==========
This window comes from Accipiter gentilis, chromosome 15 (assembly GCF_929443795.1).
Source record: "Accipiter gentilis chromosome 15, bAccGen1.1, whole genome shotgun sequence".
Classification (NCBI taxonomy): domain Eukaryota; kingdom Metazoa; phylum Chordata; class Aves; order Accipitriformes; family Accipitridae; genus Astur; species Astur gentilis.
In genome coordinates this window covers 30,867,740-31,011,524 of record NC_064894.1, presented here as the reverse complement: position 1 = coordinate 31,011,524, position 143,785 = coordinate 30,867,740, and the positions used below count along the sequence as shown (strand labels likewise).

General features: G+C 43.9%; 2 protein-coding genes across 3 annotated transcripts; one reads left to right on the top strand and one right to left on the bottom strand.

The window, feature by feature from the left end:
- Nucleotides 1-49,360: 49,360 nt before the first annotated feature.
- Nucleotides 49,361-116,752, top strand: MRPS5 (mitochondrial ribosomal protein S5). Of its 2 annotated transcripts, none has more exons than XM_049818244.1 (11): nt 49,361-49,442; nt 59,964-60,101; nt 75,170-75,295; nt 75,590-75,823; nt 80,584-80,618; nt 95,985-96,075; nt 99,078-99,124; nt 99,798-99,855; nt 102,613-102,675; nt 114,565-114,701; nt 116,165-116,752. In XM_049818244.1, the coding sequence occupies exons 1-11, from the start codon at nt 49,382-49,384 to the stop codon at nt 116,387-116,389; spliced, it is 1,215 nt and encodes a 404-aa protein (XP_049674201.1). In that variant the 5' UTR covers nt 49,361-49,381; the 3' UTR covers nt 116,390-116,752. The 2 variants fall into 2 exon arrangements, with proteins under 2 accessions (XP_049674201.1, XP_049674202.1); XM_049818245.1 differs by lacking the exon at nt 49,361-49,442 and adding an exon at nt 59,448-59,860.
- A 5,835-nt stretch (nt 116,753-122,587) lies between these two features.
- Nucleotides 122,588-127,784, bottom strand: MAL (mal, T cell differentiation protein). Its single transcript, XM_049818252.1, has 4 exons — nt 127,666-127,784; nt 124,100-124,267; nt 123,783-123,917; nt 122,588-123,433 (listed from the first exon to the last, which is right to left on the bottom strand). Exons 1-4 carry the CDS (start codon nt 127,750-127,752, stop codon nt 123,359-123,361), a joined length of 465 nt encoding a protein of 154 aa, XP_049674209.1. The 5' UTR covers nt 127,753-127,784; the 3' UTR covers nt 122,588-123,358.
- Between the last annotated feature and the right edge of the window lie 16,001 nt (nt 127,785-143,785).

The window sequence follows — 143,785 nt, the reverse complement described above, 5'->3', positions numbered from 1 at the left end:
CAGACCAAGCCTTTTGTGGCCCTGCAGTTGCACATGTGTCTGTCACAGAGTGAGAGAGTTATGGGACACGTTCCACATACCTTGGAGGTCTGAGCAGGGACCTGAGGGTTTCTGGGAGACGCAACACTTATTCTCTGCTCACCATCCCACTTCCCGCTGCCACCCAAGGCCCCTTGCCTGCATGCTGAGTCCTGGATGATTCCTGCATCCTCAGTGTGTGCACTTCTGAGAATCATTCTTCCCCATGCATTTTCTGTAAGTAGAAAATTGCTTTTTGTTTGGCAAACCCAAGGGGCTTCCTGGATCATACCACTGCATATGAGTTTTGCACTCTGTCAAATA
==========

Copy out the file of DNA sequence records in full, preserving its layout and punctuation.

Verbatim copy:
This window comes from Accipiter gentilis, chromosome 15 (assembly GCF_929443795.1).
Source record: "Accipiter gentilis chromosome 15, bAccGen1.1, whole genome shotgun sequence".
Classification (NCBI taxonomy): domain Eukaryota; kingdom Metazoa; phylum Chordata; class Aves; order Accipitriformes; family Accipitridae; genus Astur; species Astur gentilis.
In genome coordinates this window covers 30,867,740-31,011,524 of record NC_064894.1, presented here as the reverse complement: position 1 = coordinate 31,011,524, position 143,785 = coordinate 30,867,740, and the positions used below count along the sequence as shown (strand labels likewise).

General features: G+C 43.9%; 2 protein-coding genes across 3 annotated transcripts; one reads left to right on the top strand and one right to left on the bottom strand.

The window, feature by feature from the left end:
- Nucleotides 1-49,360: 49,360 nt before the first annotated feature.
- Nucleotides 49,361-116,752, top strand: MRPS5 (mitochondrial ribosomal protein S5). Of its 2 annotated transcripts, none has more exons than XM_049818244.1 (11): nt 49,361-49,442; nt 59,964-60,101; nt 75,170-75,295; nt 75,590-75,823; nt 80,584-80,618; nt 95,985-96,075; nt 99,078-99,124; nt 99,798-99,855; nt 102,613-102,675; nt 114,565-114,701; nt 116,165-116,752. In XM_049818244.1, the coding sequence occupies exons 1-11, from the start codon at nt 49,382-49,384 to the stop codon at nt 116,387-116,389; spliced, it is 1,215 nt and encodes a 404-aa protein (XP_049674201.1). In that variant the 5' UTR covers nt 49,361-49,381; the 3' UTR covers nt 116,390-116,752. The 2 variants fall into 2 exon arrangements, with proteins under 2 accessions (XP_049674201.1, XP_049674202.1); XM_049818245.1 differs by lacking the exon at nt 49,361-49,442 and adding an exon at nt 59,448-59,860.
- A 5,835-nt stretch (nt 116,753-122,587) lies between these two features.
- Nucleotides 122,588-127,784, bottom strand: MAL (mal, T cell differentiation protein). Its single transcript, XM_049818252.1, has 4 exons — nt 127,666-127,784; nt 124,100-124,267; nt 123,783-123,917; nt 122,588-123,433 (listed from the first exon to the last, which is right to left on the bottom strand). Exons 1-4 carry the CDS (start codon nt 127,750-127,752, stop codon nt 123,359-123,361), a joined length of 465 nt encoding a protein of 154 aa, XP_049674209.1. The 5' UTR covers nt 127,753-127,784; the 3' UTR covers nt 122,588-123,358.
- Between the last annotated feature and the right edge of the window lie 16,001 nt (nt 127,785-143,785).

The window sequence follows — 143,785 nt, the reverse complement described above, 5'->3', positions numbered from 1 at the left end:
CAGACCAAGCCTTTTGTGGCCCTGCAGTTGCACATGTGTCTGTCACAGAGTGAGAGAGTTATGGGACACGTTCCACATACCTTGGAGGTCTGAGCAGGGACCTGAGGGTTTCTGGGAGACGCAACACTTATTCTCTGCTCACCATCCCACTTCCCGCTGCCACCCAAGGCCCCTTGCCTGCATGCTGAGTCCTGGATGATTCCTGCATCCTCAGTGTGTGCACTTCTGAGAATCATTCTTCCCCATGCATTTTCTGTAAGTAGAAAATTGCTTTTTGTTTGGCAAACCCAAGGGGCTTCCTGGATCATACCACTGCATATGAGTTTTGCACTCTGTCAAATA